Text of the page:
Here is the true meaning and value of compassion and nonviolence, when it helps us to see the enemy's point of view, to hear his questions, to know his assessment of ourselves. For from his view we may indeed see the basic weaknesses of our own condition, and if we are mature, we may learn and grow and profit from the wisdom of the brothers who are called the opposition.
When I mention historical events I often find it almost unnecessary to point out the parallels to today, but in this case I think one ought to see so plainly that we in the West have learned nothing from failed adventures of the past. Canadians are not innocent of this sin by any means, standing by and letting the invasion of Iraq happen without more than a 'no thanks' on our own participation, while obediently taking over for the U.S. in Afghanistan so they could send those troops over to Iraq is complicity that only we don't see. Juan Cole has a point-by-point illustration of how King would have viewed the invasion of Iraq here: Link. "A revolution in American values away from consumer materialism and militarism is needed if we are not to go on having one Vietnam after another[.]"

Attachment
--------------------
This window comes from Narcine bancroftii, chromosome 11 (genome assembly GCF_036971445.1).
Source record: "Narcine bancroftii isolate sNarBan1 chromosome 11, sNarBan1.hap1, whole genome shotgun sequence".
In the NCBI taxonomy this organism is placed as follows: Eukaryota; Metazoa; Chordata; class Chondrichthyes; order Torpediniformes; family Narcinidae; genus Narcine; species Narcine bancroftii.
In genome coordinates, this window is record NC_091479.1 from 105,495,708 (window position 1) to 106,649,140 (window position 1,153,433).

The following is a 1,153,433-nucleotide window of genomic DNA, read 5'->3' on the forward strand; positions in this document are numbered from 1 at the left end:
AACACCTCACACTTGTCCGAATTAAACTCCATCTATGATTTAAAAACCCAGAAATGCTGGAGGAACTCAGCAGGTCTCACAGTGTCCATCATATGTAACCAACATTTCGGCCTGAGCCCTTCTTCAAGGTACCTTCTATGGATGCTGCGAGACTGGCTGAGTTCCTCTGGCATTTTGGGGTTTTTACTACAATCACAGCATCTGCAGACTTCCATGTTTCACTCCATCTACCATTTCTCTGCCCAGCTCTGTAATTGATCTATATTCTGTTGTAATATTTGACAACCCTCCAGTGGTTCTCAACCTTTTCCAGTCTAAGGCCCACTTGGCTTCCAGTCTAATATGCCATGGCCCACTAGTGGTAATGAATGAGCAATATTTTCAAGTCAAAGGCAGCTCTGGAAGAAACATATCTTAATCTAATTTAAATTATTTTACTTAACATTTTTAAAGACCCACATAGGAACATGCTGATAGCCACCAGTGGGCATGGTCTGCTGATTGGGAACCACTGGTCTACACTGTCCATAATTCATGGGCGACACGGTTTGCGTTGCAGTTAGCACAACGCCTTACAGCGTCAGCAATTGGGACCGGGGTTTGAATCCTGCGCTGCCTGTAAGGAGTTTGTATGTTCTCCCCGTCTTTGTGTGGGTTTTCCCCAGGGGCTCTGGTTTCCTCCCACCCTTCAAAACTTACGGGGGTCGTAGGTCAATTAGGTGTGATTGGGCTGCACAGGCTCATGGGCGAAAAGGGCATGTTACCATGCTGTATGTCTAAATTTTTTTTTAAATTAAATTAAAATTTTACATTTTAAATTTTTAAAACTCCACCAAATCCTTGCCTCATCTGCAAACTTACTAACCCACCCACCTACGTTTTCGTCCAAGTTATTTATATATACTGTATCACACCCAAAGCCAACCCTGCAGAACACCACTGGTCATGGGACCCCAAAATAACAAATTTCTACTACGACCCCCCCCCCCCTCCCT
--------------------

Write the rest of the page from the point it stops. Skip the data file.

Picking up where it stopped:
This is also why I'm not losing sleep over the possibility of our dithering middle-managers in our government might be replaced. The neo-liberal trade policies Canada benefits from are a stronger force for injustice than American bombs. And it also can't be fought effectively with violence. The real, insidious force for inequality and injustice in the world, our own blindness to the consequences of our sheltered lifestyle, must be countered only with those principles espoused by King, who saw that they applied universally.